Blogging my Book: Day 3 – Avoiding Parallelomania

I encountered the term parallelomania, as I recall, in a French book of about 1830, whose title and author I have forgotten, in a context in which there were being examined certain passages in the Pauline epistles and in the Book of Wisdom that seem to have some resemblance, and a consequent view that when Paul wrote the Epistle to the Romans [datable to the late 50s ce], a copy of the Book of Wisdom [i.e., the Wisdom of Solomon, usually ascribed to a Jewish author whose transparent hatred of Egyptians makes sense in the context of the grievous mistreatment of Alexandrian Jewry under A. Avillius Flaccus in the late 30s ce; Flaccus got to taste his own medicine, for he was executed in turn] lay open before him, and that Paul in Romans copied generously from it. Three items are to be noted. One, that some passages are allegedly parallel; two, that a direct organic literary connection is assumed to have provided the parallels; and three, that the conclusion is drawn that the flow is in a particular direction, namely, from Wisdom to Paul, and not from Paul to Wisdom. Our French author disputes all three points: he denies that the passages cited are true parallels; he denies that a direct literary connection exists; he denies that Paul copied directly from Wisdom, and he calls the citations and the inferences parallelomania. We might for our purposes define parallelomania as that extravagance among scholars which first overdoes the supposed similarity in passages and then proceeds to describe source and derivation as if implying literary connection flowing in an inevitable or predetermined direction.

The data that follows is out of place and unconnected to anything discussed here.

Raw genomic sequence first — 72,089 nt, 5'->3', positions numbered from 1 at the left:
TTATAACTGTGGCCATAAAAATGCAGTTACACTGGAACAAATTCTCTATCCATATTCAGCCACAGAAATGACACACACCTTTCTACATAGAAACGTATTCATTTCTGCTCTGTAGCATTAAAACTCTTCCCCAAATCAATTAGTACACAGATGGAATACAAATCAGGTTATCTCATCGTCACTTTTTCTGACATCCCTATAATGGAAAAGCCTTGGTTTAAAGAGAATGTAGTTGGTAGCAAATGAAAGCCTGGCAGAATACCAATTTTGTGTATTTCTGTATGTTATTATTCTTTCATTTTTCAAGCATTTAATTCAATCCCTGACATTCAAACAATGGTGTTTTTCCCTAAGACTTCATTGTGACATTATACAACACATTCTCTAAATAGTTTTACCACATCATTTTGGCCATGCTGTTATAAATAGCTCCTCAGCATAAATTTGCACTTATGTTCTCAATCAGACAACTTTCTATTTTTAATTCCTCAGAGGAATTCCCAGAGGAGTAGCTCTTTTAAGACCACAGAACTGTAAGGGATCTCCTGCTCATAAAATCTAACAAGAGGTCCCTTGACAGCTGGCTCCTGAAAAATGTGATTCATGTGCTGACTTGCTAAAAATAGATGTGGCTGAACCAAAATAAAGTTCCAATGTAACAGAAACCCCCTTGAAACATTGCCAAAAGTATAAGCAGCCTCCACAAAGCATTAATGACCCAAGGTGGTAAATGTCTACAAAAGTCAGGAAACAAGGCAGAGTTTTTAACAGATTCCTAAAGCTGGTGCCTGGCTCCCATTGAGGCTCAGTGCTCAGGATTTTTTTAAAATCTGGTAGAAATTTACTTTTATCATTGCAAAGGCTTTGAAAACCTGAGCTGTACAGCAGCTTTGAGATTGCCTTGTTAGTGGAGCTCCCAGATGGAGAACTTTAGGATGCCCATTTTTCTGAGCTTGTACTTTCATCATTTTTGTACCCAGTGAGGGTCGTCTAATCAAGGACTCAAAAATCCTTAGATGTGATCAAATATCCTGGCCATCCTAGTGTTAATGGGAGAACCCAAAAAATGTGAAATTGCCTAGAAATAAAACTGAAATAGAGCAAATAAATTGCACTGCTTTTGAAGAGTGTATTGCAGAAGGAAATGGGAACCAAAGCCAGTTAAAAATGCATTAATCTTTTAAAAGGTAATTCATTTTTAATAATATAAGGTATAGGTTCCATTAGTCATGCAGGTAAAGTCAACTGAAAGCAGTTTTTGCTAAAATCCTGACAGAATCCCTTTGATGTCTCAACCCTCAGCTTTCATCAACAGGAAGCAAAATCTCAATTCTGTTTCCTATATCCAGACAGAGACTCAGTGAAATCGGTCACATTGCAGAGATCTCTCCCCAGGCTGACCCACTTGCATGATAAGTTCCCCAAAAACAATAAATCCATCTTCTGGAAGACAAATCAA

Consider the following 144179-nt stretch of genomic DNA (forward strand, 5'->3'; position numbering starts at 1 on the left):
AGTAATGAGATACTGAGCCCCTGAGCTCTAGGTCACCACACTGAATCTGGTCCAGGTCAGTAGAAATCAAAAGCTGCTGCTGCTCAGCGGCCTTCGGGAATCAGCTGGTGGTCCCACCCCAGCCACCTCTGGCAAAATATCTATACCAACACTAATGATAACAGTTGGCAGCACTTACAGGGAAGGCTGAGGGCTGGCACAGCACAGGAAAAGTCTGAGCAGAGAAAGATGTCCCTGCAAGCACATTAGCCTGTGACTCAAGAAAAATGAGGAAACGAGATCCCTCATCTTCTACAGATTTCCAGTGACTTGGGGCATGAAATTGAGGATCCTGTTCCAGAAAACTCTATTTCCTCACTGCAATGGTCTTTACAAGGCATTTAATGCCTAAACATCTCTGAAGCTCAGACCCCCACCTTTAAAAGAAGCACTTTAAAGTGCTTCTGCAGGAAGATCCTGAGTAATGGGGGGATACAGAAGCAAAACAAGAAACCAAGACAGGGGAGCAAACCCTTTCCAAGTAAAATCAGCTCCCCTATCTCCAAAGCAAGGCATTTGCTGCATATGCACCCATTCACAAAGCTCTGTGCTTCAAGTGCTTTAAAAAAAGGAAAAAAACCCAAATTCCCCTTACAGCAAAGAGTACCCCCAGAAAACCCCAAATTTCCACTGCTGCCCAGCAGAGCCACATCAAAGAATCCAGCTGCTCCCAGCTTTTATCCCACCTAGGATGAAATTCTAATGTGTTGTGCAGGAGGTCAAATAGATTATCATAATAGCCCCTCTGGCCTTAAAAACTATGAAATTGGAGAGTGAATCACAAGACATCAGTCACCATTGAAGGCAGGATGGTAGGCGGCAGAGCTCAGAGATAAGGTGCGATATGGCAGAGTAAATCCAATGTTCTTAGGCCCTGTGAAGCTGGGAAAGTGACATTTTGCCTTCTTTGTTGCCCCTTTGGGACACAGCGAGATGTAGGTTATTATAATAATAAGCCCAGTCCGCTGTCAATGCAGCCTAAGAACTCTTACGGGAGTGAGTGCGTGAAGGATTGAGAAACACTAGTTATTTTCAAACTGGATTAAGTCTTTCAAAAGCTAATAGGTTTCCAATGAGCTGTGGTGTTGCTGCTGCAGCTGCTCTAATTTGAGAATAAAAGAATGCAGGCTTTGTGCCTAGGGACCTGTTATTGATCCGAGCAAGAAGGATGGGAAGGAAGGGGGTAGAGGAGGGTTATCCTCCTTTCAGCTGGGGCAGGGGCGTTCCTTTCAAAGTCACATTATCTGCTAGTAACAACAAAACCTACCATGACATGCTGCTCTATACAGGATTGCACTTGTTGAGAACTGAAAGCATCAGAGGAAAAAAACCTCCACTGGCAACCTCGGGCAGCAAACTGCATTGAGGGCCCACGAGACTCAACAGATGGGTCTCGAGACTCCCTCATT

via Parallelomania in Biblical Studies – Ancient Hebrew Poetry.

That is from a speech given by Dr. Samuel Sandmel.

One of the things in my book which I will work to try to avoid is making connections which aren’t there. I believe that Dr. Winn has established a magnificent set of core criteria, which I will be adding to just one degree.

For example… Twelve Caesars and Twelve Apostles… based only on the number.

For connections to be made – there has to be more to it…

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Joel L. Watts
Joel L. Watts holds a Masters of Arts from United Theological Seminary with a focus in literary and rhetorical criticism of the New Testament. He is currently a Ph.D. student at the University of the Free State, analyzing Paul’s model of atonement in Galatians. He is the author of Mimetic Criticism of the Gospel of Mark: Introduction and Commentary (Wipf and Stock, 2013), a co-editor and contributor to From Fear to Faith: Stories of Hitting Spiritual Walls (Energion, 2013), and Praying in God's Theater, Meditations on the Book of Revelation (Wipf and Stock, 2014).

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